Common chicory is native to Europe, but it was introduced to North America
and Australia, where it has become widespread.
Identification: Plants are 24-48" (60-121 cm) high, with tough grooved stems.
Stems branch sparsely, looking unruly and sometimes lying almost sideways. Broken branches
ooze a milky sap.
Flowers are about 1" (2.5 cm) wide, blue, violet, or sometimes
white. Each petal tip has five serrations. The stigmas, small hairlike structures in the center, are
curled at the top and dark blue. The leaves remind me of dandelion leaves.
Chicory (Chichorium intybus). A, portion of flowering branch; B, basal leaf (runcinate-pinnatifid); C, median longitudinal section through a head, showing the insertion of the flowers; D, individual flower; E, fruit (ripened ovary), showing the persistent pappus (calyx) of short scales. From a scan at the Southwest School of Botanical Medicine. Original source unknown.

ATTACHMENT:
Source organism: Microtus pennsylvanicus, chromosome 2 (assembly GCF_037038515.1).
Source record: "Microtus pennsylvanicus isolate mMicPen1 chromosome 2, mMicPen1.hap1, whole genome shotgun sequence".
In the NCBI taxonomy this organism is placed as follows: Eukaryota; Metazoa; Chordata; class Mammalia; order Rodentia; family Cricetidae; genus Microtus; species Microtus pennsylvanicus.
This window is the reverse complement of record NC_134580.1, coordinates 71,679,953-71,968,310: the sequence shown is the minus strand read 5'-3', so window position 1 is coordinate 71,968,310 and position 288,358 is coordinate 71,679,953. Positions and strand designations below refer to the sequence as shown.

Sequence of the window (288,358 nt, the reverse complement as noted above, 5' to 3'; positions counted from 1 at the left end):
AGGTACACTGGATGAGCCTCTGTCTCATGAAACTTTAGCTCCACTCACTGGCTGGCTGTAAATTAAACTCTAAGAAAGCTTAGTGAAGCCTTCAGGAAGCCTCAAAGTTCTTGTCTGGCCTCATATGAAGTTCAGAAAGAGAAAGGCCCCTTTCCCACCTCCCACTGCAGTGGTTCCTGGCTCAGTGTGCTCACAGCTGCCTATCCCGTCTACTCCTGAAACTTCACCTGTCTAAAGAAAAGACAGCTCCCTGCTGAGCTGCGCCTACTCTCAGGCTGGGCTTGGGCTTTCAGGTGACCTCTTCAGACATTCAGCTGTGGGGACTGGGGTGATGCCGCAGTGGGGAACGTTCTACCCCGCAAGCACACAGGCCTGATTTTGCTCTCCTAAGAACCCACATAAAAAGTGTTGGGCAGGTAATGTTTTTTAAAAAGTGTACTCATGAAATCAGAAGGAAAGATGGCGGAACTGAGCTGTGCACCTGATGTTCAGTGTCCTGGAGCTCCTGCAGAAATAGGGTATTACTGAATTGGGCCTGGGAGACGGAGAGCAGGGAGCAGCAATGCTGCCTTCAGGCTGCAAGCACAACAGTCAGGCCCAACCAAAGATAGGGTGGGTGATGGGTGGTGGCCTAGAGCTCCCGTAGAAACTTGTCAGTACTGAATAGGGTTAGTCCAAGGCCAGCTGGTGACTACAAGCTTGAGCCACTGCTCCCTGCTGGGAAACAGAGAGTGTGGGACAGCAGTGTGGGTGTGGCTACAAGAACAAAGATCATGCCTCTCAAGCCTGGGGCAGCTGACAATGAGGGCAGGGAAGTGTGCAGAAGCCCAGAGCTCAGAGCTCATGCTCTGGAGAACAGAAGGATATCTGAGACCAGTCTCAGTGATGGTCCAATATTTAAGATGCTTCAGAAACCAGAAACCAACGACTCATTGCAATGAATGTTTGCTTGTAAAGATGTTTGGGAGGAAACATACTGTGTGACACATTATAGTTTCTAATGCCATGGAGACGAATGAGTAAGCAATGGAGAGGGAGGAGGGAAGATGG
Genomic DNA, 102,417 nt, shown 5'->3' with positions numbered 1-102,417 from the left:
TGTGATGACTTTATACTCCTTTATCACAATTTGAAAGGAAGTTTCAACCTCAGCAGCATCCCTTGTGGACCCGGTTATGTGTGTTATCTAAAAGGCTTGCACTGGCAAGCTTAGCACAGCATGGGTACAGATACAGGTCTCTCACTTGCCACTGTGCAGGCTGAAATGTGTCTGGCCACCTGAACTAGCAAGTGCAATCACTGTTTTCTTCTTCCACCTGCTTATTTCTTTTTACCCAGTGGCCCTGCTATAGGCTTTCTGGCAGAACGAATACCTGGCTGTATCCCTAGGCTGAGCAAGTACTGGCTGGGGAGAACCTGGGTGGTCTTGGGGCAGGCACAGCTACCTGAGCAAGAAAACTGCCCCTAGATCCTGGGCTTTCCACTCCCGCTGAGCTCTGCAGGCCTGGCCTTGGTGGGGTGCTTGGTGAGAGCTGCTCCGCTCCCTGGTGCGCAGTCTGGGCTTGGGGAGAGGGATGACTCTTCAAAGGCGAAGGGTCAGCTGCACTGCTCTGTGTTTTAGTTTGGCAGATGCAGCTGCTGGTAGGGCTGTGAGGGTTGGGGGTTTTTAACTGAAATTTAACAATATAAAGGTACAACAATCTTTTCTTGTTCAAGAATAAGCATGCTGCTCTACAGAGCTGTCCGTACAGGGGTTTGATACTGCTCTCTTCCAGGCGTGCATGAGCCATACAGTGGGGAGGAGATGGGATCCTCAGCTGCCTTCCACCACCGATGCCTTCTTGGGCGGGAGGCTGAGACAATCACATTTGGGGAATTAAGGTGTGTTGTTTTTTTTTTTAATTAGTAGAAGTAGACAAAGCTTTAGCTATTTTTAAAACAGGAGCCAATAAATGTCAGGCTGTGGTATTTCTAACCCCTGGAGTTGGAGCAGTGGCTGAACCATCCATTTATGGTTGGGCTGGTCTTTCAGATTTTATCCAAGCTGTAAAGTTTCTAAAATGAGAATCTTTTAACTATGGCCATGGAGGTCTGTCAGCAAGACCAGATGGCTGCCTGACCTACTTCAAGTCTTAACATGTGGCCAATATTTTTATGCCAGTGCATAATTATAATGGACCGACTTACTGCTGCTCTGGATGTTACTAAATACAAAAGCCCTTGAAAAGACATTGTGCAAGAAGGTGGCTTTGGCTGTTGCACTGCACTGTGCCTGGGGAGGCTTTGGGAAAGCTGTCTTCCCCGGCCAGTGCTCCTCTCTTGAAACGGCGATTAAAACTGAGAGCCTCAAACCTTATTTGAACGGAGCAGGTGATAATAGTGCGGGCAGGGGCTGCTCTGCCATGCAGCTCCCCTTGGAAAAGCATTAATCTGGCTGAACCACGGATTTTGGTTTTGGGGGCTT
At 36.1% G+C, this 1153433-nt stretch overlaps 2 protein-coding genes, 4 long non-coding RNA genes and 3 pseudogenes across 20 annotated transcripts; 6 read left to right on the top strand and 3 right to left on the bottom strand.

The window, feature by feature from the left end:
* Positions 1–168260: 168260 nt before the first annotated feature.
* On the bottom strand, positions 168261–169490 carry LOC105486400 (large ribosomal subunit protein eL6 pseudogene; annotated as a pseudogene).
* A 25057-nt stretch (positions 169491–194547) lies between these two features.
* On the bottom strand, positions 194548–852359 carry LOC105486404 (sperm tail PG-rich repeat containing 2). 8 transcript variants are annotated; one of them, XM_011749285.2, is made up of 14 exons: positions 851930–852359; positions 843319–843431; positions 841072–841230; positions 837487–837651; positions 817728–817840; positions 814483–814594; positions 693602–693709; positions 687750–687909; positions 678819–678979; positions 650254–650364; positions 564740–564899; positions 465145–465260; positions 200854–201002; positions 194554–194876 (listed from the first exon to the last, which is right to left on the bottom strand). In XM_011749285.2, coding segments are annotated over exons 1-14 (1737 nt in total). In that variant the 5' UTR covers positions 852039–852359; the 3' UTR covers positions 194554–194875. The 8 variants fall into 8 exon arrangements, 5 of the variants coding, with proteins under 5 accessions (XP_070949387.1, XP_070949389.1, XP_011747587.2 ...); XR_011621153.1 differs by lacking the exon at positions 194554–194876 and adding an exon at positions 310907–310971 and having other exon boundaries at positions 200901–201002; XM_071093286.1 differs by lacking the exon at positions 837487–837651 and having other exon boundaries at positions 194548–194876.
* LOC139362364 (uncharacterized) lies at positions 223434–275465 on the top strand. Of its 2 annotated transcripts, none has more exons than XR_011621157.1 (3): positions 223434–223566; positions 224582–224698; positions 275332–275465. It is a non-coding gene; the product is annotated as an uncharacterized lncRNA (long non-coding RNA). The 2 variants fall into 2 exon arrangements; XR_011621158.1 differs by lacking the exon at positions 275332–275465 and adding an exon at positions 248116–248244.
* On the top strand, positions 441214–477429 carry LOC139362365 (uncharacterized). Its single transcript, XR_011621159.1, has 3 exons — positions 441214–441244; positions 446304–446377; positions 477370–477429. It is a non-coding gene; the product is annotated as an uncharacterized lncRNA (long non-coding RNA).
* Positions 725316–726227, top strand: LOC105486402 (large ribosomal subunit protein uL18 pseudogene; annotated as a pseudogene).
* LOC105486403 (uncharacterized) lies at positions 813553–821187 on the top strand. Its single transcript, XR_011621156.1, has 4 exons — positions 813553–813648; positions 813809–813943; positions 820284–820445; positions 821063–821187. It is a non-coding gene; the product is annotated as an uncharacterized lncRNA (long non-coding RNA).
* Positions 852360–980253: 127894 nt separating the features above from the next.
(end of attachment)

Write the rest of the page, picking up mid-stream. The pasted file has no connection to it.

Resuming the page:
Edibility: Roots, after being baked and ground, have
long been used as a coffee additive or even substitute, for example, during the Great Depression
in America. Chicory root contains inulin, a starchlike substance just sweet enough to serve
as a sweetener in some applications. (Chicory root itself is very bitter, due to the presence of
several bitter agents.) Long term use of chicory may be deleterious to night vision, but this has
not been confirmed.
Cichorium intybus on Wildflowers, Ferns & Trees of Colorado, New Mexico, Arizona, and Utah